3. “The theatre of the real.”
In sunny Lebanon, Charlie is having a super time, getting to know the people she has been tasked to betray, learning the lingo, laughing with kids.
She plays the part of the slain Salim’s girlfriend with gusto, even wearing a T-shirt emblazoned with his face. “You do not love Salim – you love his death,” warns Fatmeh. “They are the same thing now,” Charlie retorts.
But all this is merely the calm before the incoming storm, and it rains down on the camp in the shape of Israeli fighter jets, whose first victim is a little girl trying to warn the others of the bombers’ arrival.
Like the Palestinians in the series’ opening scene, the Israelis aren’t averse to murdering children.
4. Wish You Were Here
The bombing of the Palestinian camp segues into a bizarre and gruesome dream from inside the mind of Israeli agent Gadi Becker (Alexander Skarsgard).
In the dream, he flashbacks to the 1948 Israeli War of Independence, where, clad in his battle gear, he shakes the hand of a burning Palestinian foe (Gadi has clearly been sifting through his Pink Floyd albums).
But the Palestinians have another word for that conflict – Nakba (the “disaster” or “catastrophe”) – and when he wakes, Gadi tells the rest of his team he believes Khalil wants to launch an attack on British soil on the anniversary of the displacement of his people.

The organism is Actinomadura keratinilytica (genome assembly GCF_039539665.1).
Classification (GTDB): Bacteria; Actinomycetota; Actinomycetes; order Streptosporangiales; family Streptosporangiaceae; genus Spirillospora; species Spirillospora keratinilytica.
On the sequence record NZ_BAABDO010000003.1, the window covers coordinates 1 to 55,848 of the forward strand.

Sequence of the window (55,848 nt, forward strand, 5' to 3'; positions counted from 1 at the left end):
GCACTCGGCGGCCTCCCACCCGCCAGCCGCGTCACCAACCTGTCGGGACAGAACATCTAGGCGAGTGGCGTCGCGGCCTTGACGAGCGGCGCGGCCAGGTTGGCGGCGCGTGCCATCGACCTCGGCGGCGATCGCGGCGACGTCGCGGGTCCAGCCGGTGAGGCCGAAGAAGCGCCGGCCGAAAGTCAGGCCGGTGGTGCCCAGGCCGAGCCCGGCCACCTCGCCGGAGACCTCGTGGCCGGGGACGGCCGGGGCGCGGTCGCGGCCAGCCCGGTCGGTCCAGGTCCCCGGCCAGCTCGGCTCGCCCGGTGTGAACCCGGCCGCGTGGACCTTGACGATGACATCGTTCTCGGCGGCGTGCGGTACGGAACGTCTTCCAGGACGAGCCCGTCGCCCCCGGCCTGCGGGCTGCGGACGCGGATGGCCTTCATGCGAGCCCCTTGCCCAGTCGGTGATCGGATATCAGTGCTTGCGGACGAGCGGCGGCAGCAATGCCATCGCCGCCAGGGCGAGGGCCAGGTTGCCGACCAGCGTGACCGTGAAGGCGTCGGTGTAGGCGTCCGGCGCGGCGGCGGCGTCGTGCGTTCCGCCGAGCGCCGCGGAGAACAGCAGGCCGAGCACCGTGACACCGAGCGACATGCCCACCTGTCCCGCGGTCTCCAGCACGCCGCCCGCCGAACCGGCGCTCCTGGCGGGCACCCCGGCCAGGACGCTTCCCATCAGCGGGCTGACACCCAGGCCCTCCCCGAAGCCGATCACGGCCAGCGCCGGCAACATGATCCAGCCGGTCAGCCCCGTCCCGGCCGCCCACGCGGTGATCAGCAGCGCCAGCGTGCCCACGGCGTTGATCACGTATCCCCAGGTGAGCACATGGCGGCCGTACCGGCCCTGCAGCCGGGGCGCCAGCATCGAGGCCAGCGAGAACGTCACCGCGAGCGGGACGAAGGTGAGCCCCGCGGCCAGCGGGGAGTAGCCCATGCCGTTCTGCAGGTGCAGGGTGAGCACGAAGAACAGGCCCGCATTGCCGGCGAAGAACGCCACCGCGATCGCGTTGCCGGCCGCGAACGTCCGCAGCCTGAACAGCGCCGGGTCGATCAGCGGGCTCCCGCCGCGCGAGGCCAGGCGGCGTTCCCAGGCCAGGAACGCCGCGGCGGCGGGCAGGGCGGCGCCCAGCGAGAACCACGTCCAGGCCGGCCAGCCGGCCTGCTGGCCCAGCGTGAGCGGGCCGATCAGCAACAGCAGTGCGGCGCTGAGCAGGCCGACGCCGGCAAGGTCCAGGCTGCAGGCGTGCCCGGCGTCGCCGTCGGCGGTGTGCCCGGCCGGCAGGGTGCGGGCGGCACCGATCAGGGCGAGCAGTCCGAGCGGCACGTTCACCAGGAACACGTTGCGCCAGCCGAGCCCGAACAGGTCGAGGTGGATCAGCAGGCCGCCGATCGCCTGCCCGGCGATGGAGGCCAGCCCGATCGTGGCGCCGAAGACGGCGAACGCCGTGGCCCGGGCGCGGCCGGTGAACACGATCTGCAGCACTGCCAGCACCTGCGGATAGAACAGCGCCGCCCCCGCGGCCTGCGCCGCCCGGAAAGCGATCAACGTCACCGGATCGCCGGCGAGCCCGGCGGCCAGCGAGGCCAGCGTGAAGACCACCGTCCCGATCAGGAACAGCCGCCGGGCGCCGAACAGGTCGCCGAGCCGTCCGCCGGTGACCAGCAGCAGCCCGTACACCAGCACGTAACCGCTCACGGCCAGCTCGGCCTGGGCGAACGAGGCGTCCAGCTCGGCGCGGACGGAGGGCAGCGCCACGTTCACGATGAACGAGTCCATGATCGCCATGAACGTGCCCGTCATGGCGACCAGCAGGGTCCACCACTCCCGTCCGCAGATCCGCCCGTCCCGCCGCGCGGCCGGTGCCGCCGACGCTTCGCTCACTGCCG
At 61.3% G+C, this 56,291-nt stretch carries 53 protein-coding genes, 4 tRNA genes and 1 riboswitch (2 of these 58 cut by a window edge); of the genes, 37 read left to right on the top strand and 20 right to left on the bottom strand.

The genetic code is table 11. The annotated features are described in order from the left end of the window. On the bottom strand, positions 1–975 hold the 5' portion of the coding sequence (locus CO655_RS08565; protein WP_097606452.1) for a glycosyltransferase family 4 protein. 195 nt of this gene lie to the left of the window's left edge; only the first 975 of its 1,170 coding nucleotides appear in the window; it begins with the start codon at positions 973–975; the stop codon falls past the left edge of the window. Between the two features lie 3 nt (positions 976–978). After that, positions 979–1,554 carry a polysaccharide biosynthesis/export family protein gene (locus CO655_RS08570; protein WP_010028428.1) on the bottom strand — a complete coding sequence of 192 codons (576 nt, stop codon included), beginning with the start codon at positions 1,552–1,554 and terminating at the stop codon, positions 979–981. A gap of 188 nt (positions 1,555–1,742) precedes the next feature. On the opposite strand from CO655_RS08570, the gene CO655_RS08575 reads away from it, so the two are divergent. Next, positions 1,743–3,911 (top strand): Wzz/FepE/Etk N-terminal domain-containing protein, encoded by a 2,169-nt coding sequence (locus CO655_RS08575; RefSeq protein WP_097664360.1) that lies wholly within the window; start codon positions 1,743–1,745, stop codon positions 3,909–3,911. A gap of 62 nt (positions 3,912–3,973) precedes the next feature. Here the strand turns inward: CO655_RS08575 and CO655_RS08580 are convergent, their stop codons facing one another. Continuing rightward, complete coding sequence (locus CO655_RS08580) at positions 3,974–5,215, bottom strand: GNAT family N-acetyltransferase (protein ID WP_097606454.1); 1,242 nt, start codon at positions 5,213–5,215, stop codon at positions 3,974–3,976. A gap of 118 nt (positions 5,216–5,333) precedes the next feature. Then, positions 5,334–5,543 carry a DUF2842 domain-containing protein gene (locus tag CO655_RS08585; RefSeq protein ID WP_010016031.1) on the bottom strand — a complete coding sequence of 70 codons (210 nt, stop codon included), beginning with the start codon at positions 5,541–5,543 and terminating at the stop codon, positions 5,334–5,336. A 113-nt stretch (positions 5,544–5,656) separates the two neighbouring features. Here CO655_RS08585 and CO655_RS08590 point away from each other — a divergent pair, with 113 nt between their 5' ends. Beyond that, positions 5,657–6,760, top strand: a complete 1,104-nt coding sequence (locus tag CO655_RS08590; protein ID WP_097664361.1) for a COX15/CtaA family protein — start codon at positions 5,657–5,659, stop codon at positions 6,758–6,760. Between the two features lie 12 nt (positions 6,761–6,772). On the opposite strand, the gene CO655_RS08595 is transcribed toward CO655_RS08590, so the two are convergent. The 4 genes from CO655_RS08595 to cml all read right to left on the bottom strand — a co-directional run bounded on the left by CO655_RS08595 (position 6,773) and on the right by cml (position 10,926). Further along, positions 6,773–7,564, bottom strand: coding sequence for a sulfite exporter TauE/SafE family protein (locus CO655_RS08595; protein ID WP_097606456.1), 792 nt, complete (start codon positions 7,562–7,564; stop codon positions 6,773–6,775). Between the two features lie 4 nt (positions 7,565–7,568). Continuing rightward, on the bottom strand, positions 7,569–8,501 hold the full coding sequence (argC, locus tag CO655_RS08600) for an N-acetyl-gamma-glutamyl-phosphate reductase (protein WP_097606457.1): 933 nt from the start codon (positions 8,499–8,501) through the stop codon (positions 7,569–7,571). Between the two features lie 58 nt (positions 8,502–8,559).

Gadi isn’t a good Mossad agent because he hates his enemy, but because he understands their plight. Things are rarely black and white in The Little Drummer Girl.
5. “I think she’s playing a character.”
In the wake of the Israeli bomb attack in Lebanon, Charlie is shipped back to Britain in a wig and glasses to carry out an assignment. Helga and Rossino are waiting for her, in more ways than one – Charlie politely and rightly declines their offer of the grimmest TV threesome since Series 3 of Peep Show.
The cell hover around a lecture at a college by an outspoken academic, but after a classic game of briefcase switcheroo, Gadi finds the ruse was a decoy, or perhaps practice. There is no bomb in the case this time.
Following Charlie’s lead, he advises Marty to hold off on surveillance. She signalled, as per Gadi’s previous instruction, that she was safe by wearing a bracelet on her right hand – not the fancy blue and gold one he gave her, but a homemade version.
“You bet all this on a piece of string?”, demands Marty’s right-hand man Shimon (Michael Moshonov), who surely has a crucial part to play in the final episode, given he’s been looking so surly for the first five.
6. The man in the van
But maybe Gadi was wrong, because if they had followed her, Mossad would have closed in on the ultimate prize, and in the most unlikely of locations – the English countryside.
Charlie is picked up by a man in a blue van then driven to a deserted forest. But this is no ordinary van driver. This is the elusive Khalil. And he has something for her. A dazzling gold and blue necklace.
Is Khalil on to her? Is this even the real Khalil? Has Charlie been turned while in Lebanon? Will she really go through with a terror attack?
As the leaves swirl around them, Charlie’s fate hangs in the balance. Bring on next week’s finale.